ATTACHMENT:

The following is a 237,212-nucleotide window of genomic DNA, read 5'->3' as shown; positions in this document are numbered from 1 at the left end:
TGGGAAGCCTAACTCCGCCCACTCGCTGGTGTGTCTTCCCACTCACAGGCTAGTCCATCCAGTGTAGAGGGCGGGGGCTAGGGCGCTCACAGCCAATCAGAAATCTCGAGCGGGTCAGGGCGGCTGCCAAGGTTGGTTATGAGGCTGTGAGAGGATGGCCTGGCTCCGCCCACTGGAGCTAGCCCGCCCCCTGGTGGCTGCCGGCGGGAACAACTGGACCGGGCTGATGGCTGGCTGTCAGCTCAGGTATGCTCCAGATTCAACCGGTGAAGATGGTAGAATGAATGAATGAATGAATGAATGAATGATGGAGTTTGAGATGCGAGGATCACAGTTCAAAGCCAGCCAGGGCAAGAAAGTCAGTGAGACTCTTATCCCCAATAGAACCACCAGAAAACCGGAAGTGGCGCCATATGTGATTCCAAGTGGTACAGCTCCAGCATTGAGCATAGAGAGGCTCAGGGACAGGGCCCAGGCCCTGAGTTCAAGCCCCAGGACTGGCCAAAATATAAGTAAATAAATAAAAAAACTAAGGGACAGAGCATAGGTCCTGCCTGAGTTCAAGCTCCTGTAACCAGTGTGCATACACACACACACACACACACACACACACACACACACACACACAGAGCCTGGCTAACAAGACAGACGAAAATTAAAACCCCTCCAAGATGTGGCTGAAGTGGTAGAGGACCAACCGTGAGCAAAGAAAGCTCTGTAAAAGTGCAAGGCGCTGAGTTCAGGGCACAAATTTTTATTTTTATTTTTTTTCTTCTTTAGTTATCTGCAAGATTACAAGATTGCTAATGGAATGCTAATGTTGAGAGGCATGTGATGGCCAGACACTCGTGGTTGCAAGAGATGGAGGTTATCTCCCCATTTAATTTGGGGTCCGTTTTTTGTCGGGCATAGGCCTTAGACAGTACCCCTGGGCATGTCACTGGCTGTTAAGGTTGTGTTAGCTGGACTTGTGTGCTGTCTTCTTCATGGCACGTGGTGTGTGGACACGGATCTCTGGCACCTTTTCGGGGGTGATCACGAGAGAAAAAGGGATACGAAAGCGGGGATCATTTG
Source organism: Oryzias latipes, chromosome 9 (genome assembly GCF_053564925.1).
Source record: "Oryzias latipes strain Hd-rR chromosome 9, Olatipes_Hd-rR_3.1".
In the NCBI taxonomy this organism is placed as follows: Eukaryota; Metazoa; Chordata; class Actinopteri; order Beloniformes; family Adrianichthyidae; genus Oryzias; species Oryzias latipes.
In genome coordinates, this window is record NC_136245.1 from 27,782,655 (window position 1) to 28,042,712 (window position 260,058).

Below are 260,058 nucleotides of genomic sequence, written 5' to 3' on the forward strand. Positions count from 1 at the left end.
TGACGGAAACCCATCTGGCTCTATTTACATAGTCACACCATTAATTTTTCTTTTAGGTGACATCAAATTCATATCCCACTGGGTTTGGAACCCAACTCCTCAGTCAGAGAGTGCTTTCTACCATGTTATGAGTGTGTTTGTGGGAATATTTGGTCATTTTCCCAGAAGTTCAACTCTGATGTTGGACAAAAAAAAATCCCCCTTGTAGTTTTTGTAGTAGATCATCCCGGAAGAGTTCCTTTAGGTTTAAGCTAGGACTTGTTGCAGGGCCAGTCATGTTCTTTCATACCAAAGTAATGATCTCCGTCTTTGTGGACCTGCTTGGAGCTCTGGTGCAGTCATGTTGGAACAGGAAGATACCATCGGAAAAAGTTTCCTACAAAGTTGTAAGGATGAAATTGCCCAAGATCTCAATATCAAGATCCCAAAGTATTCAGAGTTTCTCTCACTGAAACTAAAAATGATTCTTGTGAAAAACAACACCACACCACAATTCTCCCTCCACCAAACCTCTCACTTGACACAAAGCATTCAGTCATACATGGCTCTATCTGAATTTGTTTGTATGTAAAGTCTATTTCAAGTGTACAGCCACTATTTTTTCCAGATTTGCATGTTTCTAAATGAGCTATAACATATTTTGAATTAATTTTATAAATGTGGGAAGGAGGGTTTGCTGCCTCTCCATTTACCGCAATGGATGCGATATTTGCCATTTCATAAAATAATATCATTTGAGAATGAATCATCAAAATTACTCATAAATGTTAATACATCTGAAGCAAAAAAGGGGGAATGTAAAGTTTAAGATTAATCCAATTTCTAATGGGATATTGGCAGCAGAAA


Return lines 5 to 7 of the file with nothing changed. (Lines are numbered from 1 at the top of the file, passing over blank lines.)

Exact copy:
In the NCBI taxonomy this organism is placed as follows: Eukaryota; Metazoa; Chordata; class Actinopteri; order Beloniformes; family Adrianichthyidae; genus Oryzias; species Oryzias latipes.
In genome coordinates, this window is record NC_136245.1 from 27,782,655 (window position 1) to 28,042,712 (window position 260,058).

Below are 260,058 nucleotides of genomic sequence, written 5' to 3' on the forward strand. Positions count from 1 at the left end.